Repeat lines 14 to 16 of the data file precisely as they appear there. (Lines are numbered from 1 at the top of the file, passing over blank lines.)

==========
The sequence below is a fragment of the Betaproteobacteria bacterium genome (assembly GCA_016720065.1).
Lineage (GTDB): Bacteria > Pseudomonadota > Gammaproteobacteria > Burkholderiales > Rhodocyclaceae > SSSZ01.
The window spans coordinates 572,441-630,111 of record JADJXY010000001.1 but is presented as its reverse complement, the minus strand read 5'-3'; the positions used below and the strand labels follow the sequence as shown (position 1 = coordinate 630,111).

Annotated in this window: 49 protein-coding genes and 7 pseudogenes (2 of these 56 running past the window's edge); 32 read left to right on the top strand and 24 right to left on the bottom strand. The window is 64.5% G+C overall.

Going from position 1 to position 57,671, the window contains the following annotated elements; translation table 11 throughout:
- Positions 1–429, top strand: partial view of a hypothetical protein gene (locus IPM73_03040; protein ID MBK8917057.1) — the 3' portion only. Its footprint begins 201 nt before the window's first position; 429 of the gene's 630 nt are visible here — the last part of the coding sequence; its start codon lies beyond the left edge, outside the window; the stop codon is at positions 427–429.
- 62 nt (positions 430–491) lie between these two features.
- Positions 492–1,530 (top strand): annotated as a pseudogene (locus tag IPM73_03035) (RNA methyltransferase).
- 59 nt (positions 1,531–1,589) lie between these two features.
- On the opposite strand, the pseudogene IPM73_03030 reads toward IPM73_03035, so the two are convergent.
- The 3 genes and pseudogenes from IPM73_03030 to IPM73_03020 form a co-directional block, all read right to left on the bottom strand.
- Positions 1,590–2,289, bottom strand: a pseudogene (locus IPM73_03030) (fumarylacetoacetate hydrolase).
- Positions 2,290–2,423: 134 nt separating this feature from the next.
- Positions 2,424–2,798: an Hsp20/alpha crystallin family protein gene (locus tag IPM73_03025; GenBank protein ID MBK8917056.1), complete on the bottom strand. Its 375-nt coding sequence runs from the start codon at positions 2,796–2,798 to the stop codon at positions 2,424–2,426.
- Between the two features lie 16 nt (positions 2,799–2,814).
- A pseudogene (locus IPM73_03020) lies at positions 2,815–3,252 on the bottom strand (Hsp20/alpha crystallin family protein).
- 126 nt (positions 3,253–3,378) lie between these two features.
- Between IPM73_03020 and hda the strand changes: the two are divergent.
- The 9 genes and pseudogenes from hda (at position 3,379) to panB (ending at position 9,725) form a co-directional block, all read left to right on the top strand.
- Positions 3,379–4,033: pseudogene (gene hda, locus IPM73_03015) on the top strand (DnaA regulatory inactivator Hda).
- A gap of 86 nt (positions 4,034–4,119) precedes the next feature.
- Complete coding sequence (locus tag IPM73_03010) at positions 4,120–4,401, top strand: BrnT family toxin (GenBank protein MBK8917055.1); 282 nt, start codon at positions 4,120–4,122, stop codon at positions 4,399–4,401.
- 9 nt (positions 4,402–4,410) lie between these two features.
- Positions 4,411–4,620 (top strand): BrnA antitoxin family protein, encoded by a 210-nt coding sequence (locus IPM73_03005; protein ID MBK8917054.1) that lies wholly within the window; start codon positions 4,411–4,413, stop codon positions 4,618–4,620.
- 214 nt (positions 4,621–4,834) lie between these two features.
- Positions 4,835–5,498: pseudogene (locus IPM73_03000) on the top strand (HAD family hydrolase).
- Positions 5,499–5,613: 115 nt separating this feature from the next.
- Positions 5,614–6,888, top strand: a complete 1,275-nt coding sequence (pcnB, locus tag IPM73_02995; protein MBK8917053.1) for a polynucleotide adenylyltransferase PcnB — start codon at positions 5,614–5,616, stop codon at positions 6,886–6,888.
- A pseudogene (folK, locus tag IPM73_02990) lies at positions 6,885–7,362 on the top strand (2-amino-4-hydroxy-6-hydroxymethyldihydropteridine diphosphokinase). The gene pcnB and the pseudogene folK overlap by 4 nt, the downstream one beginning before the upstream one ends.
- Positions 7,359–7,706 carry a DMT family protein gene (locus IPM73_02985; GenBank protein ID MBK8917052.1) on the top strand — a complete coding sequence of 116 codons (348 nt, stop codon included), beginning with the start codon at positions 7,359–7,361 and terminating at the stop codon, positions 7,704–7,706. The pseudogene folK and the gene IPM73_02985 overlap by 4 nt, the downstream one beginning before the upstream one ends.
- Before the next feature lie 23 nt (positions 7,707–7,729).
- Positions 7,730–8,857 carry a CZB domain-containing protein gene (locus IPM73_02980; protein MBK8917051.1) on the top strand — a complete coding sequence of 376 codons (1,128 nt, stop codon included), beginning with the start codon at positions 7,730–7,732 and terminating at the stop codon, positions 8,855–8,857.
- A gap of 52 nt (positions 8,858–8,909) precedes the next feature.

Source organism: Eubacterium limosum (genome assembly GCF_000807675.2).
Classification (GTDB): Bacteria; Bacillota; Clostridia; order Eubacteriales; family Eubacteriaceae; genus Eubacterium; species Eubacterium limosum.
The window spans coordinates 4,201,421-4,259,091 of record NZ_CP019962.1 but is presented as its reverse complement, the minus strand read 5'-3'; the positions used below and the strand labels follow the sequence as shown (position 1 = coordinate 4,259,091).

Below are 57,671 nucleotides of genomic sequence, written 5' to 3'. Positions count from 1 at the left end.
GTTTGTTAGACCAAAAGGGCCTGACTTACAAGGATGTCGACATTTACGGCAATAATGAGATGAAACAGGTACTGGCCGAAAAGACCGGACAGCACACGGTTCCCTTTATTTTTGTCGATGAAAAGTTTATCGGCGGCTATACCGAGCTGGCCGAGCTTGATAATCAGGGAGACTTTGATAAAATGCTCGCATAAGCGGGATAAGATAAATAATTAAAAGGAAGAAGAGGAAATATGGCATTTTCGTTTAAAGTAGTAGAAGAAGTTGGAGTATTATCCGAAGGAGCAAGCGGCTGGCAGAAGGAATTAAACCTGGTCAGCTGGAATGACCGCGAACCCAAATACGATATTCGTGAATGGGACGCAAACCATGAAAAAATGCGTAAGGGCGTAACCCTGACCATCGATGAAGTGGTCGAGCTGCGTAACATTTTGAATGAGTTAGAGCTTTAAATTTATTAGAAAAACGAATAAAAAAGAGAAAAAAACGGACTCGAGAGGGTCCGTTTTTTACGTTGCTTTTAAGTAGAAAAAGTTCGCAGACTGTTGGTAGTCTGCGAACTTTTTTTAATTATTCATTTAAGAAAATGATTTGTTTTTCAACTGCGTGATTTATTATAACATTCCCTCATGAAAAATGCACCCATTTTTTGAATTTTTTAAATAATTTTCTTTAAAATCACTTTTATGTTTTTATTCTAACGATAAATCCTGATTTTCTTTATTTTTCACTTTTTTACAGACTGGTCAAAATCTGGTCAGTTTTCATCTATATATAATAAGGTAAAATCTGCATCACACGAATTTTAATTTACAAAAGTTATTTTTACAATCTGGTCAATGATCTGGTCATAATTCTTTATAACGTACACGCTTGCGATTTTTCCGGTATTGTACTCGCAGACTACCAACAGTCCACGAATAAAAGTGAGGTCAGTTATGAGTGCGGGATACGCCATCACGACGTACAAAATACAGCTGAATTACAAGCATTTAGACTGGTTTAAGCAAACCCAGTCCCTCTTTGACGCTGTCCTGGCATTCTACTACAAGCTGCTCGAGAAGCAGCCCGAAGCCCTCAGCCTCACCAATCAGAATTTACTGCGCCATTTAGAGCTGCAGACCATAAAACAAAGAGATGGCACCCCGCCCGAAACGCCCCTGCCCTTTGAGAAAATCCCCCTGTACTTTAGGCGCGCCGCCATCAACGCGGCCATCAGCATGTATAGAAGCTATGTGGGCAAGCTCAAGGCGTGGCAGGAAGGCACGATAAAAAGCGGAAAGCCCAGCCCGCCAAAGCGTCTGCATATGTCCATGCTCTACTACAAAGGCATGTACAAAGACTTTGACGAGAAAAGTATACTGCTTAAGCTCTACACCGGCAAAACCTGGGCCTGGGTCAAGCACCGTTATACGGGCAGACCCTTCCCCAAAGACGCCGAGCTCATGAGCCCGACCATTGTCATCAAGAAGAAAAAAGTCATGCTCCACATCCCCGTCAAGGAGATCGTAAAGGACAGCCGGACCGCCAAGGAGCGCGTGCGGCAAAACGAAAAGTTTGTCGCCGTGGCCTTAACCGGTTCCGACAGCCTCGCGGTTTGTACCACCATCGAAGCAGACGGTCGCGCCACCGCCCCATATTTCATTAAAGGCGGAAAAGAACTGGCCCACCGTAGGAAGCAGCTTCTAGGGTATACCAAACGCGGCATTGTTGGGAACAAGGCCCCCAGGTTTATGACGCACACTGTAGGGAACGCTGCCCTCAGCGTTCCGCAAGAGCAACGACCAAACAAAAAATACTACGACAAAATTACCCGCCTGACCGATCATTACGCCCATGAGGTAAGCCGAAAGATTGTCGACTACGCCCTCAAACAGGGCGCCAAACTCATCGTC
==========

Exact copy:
- Positions 2,424–2,798: an Hsp20/alpha crystallin family protein gene (locus tag IPM73_03025; GenBank protein ID MBK8917056.1), complete on the bottom strand. Its 375-nt coding sequence runs from the start codon at positions 2,796–2,798 to the stop codon at positions 2,424–2,426.
- Between the two features lie 16 nt (positions 2,799–2,814).
- A pseudogene (locus IPM73_03020) lies at positions 2,815–3,252 on the bottom strand (Hsp20/alpha crystallin family protein).